Featured Research

from universities, journals, and other organizations

Heavy chocolate consumption may be linked to heart health, study suggests

Date:
August 30, 2011
Source:
BMJ-British Medical Journal
Summary:
High levels of chocolate consumption might be associated with a one third reduction in the risk of developing heart disease, a new study suggests.

New research suggests that high levels of chocolate consumption might be associated with a one third reduction in the risk of developing heart disease.
Credit: picsfive / Fotolia

High levels of chocolate consumption might be associated with a one third reduction in the risk of developing heart disease, suggests a study published online in the British Medical Journal.

The findings confirm results of existing studies that generally agree on a potential beneficial link between chocolate consumption and heart health. However, the authors stress that further studies are needed to test whether chocolate actually causes this reduction or if it can be explained by some other unmeasured (confounding) factor.

The findings were presented at the European Society of Cardiology Congress in Paris.

The World Health Organisation predicts that by 2030, nearly 23.6 million people will die from heart disease. However, lifestyle and diet are key factors in preventing heart disease, says the paper.

A number of recent studies have shown that eating chocolate has a positive influence on human health due to its antioxidant and anti-inflammatory properties. This includes reducing blood pressure and improving insulin sensitivity (a stage in the development of diabetes).

However, the evidence about how eating chocolate affects your heart still remains unclear. So, Dr Oscar Franco and colleagues from the University of Cambridge carried out a large scale review of the existing evidence to evaluate the effects of eating chocolate on cardiovascular events like heart attack and stroke.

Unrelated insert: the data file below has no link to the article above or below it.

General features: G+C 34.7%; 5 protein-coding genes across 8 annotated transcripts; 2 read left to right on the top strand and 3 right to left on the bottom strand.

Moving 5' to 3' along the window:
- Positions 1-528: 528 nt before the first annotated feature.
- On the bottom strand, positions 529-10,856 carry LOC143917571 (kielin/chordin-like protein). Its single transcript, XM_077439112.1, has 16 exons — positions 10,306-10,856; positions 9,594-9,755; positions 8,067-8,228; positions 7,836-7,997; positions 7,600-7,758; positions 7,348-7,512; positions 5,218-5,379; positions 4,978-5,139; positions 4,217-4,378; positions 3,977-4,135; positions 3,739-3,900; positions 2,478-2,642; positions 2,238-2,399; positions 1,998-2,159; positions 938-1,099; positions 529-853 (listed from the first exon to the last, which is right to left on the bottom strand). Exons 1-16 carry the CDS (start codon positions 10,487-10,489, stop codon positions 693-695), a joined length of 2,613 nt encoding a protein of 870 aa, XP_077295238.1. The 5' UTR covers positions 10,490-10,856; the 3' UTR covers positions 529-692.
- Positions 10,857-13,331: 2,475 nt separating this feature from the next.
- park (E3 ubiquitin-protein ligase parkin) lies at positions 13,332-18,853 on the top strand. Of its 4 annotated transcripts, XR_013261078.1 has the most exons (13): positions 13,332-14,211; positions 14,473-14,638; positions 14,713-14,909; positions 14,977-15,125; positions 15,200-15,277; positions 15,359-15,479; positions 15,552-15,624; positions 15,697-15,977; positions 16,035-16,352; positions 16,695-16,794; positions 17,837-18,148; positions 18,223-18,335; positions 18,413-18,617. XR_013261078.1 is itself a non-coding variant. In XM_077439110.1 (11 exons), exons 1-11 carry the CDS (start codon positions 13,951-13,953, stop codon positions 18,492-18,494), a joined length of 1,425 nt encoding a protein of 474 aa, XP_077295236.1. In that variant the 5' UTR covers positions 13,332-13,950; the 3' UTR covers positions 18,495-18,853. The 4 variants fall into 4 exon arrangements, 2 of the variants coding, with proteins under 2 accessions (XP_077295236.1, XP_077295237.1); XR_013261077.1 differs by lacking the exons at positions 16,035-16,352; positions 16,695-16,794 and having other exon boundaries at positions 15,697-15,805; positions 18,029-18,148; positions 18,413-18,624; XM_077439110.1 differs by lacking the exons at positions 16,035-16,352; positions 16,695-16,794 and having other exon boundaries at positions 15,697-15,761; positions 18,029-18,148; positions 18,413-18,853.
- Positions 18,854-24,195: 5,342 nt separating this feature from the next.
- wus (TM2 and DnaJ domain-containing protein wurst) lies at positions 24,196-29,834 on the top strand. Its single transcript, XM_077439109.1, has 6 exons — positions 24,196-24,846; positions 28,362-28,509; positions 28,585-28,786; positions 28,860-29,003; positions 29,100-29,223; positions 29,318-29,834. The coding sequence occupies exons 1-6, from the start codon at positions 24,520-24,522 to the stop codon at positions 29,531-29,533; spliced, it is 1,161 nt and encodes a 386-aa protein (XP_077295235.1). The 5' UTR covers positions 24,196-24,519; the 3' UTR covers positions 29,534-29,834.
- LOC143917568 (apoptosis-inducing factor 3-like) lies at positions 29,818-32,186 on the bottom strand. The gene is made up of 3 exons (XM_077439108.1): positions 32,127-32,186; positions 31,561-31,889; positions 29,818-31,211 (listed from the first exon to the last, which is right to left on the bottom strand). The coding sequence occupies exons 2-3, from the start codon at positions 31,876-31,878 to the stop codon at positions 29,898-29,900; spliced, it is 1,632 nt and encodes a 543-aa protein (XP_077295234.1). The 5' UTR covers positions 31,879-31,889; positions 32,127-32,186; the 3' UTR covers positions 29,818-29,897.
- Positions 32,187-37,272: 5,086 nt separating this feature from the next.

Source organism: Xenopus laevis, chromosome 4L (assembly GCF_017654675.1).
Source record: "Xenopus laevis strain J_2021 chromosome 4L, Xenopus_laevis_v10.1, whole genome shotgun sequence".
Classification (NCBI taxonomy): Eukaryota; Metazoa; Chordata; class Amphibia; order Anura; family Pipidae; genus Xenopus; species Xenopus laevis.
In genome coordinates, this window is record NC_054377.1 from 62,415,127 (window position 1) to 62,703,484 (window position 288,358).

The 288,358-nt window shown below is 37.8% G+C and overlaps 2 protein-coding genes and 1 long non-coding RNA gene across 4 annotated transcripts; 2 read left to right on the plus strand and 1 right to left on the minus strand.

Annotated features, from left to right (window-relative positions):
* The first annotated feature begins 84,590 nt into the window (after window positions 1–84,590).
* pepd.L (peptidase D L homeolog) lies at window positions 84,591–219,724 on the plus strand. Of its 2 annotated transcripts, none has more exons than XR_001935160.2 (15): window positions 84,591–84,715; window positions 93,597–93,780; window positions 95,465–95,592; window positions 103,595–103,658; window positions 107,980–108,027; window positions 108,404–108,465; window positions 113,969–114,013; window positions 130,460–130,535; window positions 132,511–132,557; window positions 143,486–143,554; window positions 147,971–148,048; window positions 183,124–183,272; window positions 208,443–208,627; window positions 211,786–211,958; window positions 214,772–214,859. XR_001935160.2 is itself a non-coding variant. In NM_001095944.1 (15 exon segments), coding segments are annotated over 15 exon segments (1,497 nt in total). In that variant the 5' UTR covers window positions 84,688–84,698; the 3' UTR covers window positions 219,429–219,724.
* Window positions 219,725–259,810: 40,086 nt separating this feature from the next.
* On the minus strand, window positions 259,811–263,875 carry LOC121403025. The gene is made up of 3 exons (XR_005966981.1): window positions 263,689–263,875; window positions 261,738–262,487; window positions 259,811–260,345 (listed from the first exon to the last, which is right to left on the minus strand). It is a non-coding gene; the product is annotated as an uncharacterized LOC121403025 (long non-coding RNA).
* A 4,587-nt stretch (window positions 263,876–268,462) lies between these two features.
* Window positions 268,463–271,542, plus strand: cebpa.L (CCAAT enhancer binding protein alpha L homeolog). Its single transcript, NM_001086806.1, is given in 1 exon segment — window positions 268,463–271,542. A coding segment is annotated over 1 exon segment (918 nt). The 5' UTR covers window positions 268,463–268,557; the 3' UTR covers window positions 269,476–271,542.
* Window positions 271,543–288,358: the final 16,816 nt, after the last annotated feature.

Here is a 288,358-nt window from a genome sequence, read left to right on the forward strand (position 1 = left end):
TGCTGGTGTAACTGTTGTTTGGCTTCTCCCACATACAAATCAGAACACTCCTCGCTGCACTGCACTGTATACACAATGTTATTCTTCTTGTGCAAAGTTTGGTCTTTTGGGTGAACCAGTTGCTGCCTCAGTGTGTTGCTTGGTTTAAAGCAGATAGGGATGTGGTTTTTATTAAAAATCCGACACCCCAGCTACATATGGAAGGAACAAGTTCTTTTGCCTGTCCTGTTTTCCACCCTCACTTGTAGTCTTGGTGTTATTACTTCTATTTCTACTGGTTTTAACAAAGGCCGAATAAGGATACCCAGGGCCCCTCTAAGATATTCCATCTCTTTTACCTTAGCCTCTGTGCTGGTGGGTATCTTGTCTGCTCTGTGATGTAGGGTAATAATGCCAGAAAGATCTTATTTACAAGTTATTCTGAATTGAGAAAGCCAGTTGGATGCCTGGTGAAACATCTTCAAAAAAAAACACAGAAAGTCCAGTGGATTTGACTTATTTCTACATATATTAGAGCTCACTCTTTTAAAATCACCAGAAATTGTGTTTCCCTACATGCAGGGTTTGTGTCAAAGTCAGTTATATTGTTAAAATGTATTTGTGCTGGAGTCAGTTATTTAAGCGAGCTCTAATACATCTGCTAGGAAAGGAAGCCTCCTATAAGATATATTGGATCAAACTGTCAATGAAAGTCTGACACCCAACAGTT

They analysed the results of seven studies, involving over 100,000 participants with and without existing heart disease. For each study, they compared the group with the highest chocolate consumption against the group with the lowest consumption. Differences in study design and quality were also taken into account to minimise bias.

Five studies reported a beneficial link between higher levels of chocolate consumption and the risk of cardiovascular events. They found that the "highest levels of chocolate consumption were associated with a 37% reduction in cardiovascular disease and a 29% reduction in stroke compared with lowest levels." No significant reduction was found in relation to heart failure.

The studies did not differentiate between dark or milk chocolate and included consumption of chocolate bars, drinks, biscuits and desserts.

The authors say the findings need to be interpreted with caution, in particular because commercially available chocolate is very calorific (around 500 calories for every 100 grams) and eating too much of it could lead to weight gain, risk of diabetes and heart disease.

However, they conclude that given the health benefits of eating chocolate, initiatives to reduce the current fat and sugar content in most chocolate products should be explored.


Story Source:

The above story is based on materials provided by BMJ-British Medical Journal. Note: Materials may be edited for content and length.